Questions on the Weiss Rose resistance
A German parliamentary journal quotes Churchill on the German resistance to Hitler: “These men and women fought without help from within or without, driven only by the restlessness of their conscience. As long as they lived they were invisible and unrecognizable to us. In their death, the resistance became visible. Their deeds and sacrifices are the foundation of the reconstruction.” (Hans-Adolf Jacobsen, Germans Against Hitler, 3rd ed., Berto-Verlag, Bonn, 1960; Barry Sullivan, Thresholds of Peace, 1979). I cannot find the original document and somewhat doubt its authenticity. Can you shed any light? —N.B., England
I am working on a lesson plan for a university seminar at Munich University and heard in a film that WSC spoke in the Commons in 1946 of the deaths of Hans and Sophie Scholl of the Munich resistance group “Weiss Rose.” Does this remark exist and how can I find it? —A.B., Copenhagen
I found only one source for this quotation, in Richard Lamb, Churchill as War Leader (London: Bloomsbury, 1991), 292:
After the war Churchill stated: “In Germany there lived an opposition which was weakened by their losses and an enervating international policy, but which belongs to the noblest and greatest that the political history of any nation has ever produced. These men fought without help from within or from abroad. [They were] driven forward only by the restlessness of their conscience. As long as they lived they were invisible and unrecognizable to us, because they had to camouflage themselves. But their death made the resistance visible.”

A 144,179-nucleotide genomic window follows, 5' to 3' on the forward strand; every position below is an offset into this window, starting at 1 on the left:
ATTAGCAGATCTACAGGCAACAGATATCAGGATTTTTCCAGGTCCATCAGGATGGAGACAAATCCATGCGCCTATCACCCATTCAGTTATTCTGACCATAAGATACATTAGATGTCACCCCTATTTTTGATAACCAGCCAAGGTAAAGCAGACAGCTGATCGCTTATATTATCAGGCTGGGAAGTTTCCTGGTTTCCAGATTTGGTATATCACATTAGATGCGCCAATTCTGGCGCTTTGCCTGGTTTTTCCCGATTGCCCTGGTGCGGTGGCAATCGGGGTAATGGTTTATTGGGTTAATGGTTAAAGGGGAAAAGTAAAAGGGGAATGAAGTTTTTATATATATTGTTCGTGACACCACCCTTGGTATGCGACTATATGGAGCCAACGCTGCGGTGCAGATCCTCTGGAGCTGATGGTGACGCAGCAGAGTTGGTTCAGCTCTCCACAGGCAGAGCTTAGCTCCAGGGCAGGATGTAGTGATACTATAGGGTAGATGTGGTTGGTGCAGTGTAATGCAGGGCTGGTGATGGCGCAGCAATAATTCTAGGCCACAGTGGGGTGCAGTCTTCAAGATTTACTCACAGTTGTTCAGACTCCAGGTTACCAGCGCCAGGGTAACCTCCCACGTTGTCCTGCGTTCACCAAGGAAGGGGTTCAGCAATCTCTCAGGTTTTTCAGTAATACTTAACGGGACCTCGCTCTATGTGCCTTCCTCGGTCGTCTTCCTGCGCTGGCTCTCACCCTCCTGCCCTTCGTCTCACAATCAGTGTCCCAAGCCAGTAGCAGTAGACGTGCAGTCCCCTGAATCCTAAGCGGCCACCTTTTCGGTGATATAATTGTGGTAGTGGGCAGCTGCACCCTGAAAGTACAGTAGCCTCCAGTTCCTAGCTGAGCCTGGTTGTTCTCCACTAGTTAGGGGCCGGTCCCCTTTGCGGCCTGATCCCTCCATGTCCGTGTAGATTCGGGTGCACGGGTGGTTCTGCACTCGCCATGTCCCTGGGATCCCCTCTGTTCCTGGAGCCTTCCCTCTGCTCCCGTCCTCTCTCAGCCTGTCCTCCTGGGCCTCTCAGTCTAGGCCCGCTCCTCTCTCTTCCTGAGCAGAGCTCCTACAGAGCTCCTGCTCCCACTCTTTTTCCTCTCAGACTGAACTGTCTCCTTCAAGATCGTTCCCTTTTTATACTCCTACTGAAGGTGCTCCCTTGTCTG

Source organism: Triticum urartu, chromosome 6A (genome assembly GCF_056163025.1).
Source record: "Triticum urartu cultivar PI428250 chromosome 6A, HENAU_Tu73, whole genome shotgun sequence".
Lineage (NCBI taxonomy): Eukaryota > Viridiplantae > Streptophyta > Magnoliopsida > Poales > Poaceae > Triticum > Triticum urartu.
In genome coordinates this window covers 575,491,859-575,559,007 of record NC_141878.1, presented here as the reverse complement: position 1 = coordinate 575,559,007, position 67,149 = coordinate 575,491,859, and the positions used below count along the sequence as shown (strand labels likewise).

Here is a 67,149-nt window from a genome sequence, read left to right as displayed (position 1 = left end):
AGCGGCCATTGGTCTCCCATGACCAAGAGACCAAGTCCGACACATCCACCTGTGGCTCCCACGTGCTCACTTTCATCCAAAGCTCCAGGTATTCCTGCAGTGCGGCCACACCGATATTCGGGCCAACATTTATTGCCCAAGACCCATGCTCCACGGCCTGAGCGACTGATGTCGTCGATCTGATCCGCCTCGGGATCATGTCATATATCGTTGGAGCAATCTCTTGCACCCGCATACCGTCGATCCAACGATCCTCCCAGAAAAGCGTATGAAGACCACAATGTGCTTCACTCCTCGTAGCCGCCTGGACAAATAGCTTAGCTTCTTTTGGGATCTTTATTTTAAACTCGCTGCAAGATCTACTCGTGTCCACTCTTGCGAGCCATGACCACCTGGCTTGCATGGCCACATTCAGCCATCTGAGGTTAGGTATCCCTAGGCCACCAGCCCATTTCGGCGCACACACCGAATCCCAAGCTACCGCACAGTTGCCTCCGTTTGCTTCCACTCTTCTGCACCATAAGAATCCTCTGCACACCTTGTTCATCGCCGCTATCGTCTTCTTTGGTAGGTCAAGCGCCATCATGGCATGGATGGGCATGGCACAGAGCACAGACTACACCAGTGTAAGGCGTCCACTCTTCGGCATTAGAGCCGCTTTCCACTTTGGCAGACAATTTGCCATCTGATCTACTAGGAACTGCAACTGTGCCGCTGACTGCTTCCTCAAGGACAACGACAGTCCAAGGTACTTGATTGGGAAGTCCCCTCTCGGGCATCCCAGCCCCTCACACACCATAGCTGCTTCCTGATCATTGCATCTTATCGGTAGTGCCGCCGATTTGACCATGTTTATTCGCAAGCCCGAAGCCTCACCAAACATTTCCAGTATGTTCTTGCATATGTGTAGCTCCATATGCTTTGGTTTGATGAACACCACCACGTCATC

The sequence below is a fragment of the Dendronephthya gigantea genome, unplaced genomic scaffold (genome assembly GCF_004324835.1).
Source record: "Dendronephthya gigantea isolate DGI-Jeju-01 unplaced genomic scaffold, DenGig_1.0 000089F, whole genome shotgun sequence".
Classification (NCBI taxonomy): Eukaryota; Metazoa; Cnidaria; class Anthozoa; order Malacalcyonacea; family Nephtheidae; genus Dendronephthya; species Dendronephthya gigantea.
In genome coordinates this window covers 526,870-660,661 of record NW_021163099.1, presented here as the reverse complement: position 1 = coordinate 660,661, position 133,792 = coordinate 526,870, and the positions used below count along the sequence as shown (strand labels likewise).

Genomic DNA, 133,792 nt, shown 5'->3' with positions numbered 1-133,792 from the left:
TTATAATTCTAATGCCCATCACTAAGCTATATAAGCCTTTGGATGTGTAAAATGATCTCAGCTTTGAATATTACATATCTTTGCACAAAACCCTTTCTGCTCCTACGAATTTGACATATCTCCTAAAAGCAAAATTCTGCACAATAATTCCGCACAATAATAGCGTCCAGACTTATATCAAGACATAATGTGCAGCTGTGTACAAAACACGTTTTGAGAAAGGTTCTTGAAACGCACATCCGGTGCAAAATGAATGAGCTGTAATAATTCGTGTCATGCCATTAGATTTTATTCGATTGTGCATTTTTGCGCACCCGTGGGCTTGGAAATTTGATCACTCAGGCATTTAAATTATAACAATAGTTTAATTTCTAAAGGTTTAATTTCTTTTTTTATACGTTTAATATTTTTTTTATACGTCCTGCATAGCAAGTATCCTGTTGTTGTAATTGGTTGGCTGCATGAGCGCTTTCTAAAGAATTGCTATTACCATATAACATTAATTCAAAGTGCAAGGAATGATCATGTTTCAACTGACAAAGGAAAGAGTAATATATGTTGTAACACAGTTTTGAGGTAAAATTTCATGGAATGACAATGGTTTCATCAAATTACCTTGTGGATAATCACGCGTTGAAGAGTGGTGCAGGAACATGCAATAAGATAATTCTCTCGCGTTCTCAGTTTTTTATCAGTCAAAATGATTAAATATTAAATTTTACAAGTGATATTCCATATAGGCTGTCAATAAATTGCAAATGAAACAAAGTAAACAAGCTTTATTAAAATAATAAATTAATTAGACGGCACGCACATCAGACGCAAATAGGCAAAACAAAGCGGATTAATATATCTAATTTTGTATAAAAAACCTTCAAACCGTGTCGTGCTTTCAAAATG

Lamb adds in a footnote: “Churchill’s remarks about the Resistance have been quoted by several German historians including Pechel in Deutscher Wilderstand.”
“I might quite well have used the words…”
I cannot find proof that Churchill said these exact words, but he himself admitted to the sentiments. On 19 November 1946 he wrote to Walter Hammer of Hamburg:
Since the receipt of your letter I have had a search made through my speeches for the passage to which you and Count Hardenburg refer…. So far no record can be found of any such pronouncement by me. But I might quite well have used the words you quote as they represent my feelings on this aspect of German affairs.
Churchill makes no mention of the Scholls or Weiss Rose, nor are these words in any transcripts. I would be very doubtful about quoting such offhand references in a film without better attribution. Digital searches by the Hillsdale College Churchill Project now enable us to search more thoroughly than ever. Yet the only reference to these words, or even to partial phrases, is Lamb, with his cautionary footnote.
It would make sense to quote Lamb, not the film, and include Lamb’s footnote. This suggests that although Churchill may not have said these exact words, he did share the sentiments.